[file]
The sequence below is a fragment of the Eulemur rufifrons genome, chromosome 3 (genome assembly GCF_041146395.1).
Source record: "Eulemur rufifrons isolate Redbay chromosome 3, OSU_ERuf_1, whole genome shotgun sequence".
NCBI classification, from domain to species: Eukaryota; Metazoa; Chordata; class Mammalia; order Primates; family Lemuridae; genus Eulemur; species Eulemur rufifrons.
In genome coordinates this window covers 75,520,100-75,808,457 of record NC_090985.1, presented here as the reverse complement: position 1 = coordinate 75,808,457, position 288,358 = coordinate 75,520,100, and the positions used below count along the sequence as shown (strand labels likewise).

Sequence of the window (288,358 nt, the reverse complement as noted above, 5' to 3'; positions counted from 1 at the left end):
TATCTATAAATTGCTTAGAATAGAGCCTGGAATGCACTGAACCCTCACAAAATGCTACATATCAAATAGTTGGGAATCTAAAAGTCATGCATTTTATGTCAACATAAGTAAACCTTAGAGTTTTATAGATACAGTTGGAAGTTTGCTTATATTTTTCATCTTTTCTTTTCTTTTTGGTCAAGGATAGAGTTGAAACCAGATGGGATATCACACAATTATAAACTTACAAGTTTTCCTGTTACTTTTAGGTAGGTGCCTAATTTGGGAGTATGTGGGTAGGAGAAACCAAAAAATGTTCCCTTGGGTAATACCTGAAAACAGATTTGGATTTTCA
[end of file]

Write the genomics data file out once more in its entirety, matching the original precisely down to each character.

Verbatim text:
The sequence below is a fragment of the Eulemur rufifrons genome, chromosome 3 (genome assembly GCF_041146395.1).
Source record: "Eulemur rufifrons isolate Redbay chromosome 3, OSU_ERuf_1, whole genome shotgun sequence".
NCBI classification, from domain to species: Eukaryota; Metazoa; Chordata; class Mammalia; order Primates; family Lemuridae; genus Eulemur; species Eulemur rufifrons.
In genome coordinates this window covers 75,520,100-75,808,457 of record NC_090985.1, presented here as the reverse complement: position 1 = coordinate 75,808,457, position 288,358 = coordinate 75,520,100, and the positions used below count along the sequence as shown (strand labels likewise).

Sequence of the window (288,358 nt, the reverse complement as noted above, 5' to 3'; positions counted from 1 at the left end):
TATCTATAAATTGCTTAGAATAGAGCCTGGAATGCACTGAACCCTCACAAAATGCTACATATCAAATAGTTGGGAATCTAAAAGTCATGCATTTTATGTCAACATAAGTAAACCTTAGAGTTTTATAGATACAGTTGGAAGTTTGCTTATATTTTTCATCTTTTCTTTTCTTTTTGGTCAAGGATAGAGTTGAAACCAGATGGGATATCACACAATTATAAACTTACAAGTTTTCCTGTTACTTTTAGGTAGGTGCCTAATTTGGGAGTATGTGGGTAGGAGAAACCAAAAAATGTTCCCTTGGGTAATACCTGAAAACAGATTTGGATTTTCA